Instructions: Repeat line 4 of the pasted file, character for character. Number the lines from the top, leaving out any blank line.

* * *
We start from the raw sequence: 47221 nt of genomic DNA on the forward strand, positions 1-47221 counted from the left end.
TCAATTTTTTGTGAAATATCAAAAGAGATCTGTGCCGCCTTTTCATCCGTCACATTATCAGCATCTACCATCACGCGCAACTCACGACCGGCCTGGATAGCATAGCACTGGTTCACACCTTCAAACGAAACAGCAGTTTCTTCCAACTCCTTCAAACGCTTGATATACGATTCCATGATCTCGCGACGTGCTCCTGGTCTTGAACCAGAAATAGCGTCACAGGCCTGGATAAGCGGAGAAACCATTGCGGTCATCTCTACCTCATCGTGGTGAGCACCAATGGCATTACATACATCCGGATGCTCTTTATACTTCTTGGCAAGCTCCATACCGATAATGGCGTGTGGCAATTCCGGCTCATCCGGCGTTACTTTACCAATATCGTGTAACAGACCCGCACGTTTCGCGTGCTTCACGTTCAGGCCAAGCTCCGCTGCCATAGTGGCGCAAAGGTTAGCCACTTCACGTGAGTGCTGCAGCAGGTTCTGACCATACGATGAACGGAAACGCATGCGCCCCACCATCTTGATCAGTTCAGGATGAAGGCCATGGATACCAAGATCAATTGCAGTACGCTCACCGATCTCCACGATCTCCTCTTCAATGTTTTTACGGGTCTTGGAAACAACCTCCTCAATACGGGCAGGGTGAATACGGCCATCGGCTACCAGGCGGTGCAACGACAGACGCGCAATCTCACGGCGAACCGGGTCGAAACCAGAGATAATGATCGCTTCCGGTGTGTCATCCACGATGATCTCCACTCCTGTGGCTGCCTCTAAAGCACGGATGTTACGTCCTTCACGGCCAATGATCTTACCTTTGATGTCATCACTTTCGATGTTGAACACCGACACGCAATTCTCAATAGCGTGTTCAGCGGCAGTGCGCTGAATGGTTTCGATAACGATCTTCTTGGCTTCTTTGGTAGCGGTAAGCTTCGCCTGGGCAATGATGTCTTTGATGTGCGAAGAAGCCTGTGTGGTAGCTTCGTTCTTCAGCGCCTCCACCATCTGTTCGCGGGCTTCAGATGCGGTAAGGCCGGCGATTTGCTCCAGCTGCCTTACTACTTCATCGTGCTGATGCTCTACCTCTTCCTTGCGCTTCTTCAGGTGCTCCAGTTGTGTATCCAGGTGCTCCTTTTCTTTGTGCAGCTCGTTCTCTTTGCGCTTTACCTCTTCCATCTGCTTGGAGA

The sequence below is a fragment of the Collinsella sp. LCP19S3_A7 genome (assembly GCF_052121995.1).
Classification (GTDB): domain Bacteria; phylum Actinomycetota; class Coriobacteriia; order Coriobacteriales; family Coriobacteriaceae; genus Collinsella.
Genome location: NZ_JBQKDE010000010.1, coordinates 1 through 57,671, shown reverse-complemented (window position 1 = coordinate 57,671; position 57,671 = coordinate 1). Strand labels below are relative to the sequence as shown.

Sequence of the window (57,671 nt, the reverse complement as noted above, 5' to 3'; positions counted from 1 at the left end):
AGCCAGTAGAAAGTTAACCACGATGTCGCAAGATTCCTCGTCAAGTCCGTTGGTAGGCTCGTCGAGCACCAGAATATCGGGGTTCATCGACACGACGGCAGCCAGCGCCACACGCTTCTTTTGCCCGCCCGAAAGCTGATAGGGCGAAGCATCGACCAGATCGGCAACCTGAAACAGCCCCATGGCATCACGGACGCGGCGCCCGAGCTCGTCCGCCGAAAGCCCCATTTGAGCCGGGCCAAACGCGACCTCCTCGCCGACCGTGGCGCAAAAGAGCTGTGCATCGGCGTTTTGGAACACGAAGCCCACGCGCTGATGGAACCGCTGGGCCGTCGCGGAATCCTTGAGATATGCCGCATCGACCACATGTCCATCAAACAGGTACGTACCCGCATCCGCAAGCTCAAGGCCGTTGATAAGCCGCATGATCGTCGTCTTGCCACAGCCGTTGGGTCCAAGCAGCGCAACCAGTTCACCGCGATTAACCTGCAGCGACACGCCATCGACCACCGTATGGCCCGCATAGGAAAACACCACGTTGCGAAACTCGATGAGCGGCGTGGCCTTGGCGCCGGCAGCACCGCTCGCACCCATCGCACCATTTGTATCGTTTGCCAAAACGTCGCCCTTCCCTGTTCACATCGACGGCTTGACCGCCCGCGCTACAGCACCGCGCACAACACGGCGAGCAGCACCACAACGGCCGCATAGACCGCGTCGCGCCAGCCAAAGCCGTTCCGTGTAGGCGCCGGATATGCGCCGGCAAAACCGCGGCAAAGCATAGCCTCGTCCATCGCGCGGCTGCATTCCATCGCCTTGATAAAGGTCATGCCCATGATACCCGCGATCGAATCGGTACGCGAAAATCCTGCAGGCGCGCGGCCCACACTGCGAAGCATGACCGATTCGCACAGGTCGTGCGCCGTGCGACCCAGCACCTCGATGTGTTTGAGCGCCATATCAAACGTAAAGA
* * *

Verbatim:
Classification (GTDB): domain Bacteria; phylum Actinomycetota; class Coriobacteriia; order Coriobacteriales; family Coriobacteriaceae; genus Collinsella.